History Of Modern Poetry, Volume I, From The 1890s To The High Modernist Mode / Edition 1

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Overview


The first comprehensive history of modern poetry in English from the 1890s to the 1920s, this book embraces an era of enormous creative variety--the formative period during which the Romantic traditions of the past were abandoned or transformed and a major new literature created. By the end of the period covered, The Waste Land, Lawrence's Birds, Beasts and Flowers, Stevens' Harmonium, and Pound's Draft of XVI Cantos had been published, and the first post-Eliot generation of poets was beginning to emerge.

More than a hundred poets are treated in this volume, and many more are noticed in passing. Mr. Perkins discusses each poet and type of poetry with keen critical appreciation. He traces opposed and evolving assumptions about poetry, and considers the effects on poetry of its changing audiences, of premises and procedures in literary criticism, of the publishing outlets poets could hope to use, and the interrelations of poetry with developments in the other arts--the novel, painting, film, music--as well as in social, political, and intellectual life. The poetry of the United States and that of the British Isles are seen in interplay rather than separately.

This book is an important contribution to the understanding of modern literature. At the same time, it throws new light on the cultural history of both America and Britain in the twentieth century.

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Editorial Reviews

Richard Wilbur
Perkins deals admirably with those who, in the present canon, are deemed major figures, but he also summons up many poets and modes of poetry now slipping into the "background." He thus restores to us a lost sense of ambiance, an awareness of how various and complex certain periods of poetry were to themselves, before they were simplified.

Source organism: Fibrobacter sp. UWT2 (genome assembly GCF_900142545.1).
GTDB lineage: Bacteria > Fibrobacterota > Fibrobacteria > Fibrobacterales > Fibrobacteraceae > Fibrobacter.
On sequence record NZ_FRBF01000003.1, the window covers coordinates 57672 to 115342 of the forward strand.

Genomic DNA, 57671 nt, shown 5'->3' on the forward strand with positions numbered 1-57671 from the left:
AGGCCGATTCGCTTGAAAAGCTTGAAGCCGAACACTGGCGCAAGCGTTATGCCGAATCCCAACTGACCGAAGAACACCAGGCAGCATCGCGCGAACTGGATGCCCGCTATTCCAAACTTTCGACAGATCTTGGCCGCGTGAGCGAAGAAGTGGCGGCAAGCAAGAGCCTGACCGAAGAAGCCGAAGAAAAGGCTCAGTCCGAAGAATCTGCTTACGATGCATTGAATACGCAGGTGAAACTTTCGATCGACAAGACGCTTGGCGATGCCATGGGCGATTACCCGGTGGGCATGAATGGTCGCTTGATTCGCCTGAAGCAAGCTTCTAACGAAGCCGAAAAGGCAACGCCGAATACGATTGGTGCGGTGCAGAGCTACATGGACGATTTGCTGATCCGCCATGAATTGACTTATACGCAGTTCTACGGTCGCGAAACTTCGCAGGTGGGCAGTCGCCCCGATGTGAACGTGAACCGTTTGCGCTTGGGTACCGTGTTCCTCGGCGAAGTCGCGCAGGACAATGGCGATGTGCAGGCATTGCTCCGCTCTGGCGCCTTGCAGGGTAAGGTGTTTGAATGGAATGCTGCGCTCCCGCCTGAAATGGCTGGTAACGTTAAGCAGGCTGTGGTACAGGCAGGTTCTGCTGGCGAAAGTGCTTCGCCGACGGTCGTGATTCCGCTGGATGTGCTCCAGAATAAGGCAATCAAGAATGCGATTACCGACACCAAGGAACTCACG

New York Review of Books - Richard Ellmann
Mr. Perkins has shouldered his burden with daring and carried it with poise...We must be grateful to him for this strong first volume of a two-volume study that, when completed, will be the only one of its kind and should prove itself indispensable.
New York Times
Perkins has marshaled an enormous amount of material from the 1890s period to the death of Yeats in 1939...These were vivacious and exciting decades and Mr. Perkins tells their story well.
Louis Untermeyer
A most extraordinary work, unquestionably the most understanding presentation of how modern poetry shaped itself...There is nothing like it, nothing which is both so affable and yet so penetrating, critical and creative.
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Product Details

  • ISBN-13: 9780674399457
  • Publisher: Harvard University Press
  • Publication date: 1/19/2006
  • Edition description: New Edition
  • Edition number: 1
  • Pages: 640
  • Product dimensions: 1.42 (w) x 5.50 (h) x 8.50 (d)

Meet the Author

David Perkins is John P. Marquand Professor of English Literature, Harvard University.
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Table of Contents

PART ONE: POETRY AROUND THE TURN OF THE CENTURY

1. BRITISH POETRY IN THE 1890s: INTRODUCTION

The Romantic Legacy. British Modes and Poets of the Decade. The Literary Milieu.

2. THE VICTORIAN TRADITION AND THE CELTIC TWILIGHT

Sir William Watson. Stephen Phillips and "Michael Field."

Alice Meynell. Francis Thompson. The Celtic Twilight.

Yeats. William Sharp.

3. ARS VICTRIX: THE LONDON AVANT-GARDE

Character of the Avant-Garde. L'Art pour l'art. Ernest Dowson. Lionel Johnson.
The Decadence. Wratislaw. Barlas. Wilde's Salome. Symbolism. Yeats.
Symons' The Symbolist Movement in Literature. Impressionism and Arthur Symons. Pater.

4. THE NARRATIVE PROTEST

Reactions Against the Poetry of Ars Victrix. Narrative Poets. Rudyard Kipling.
John Davidson. Chesterton. Noyes. Masefield.

5. THE AMERICAN MILIEU, 1890-1912

The Isolation of American Poets. Poetic Innocence. Preoccupation with England.
The Recoil from Contemporary America. The Poetry Market.

6. THE BEGINNINGS OF THE MODERN MOVEMENT IN AMERICA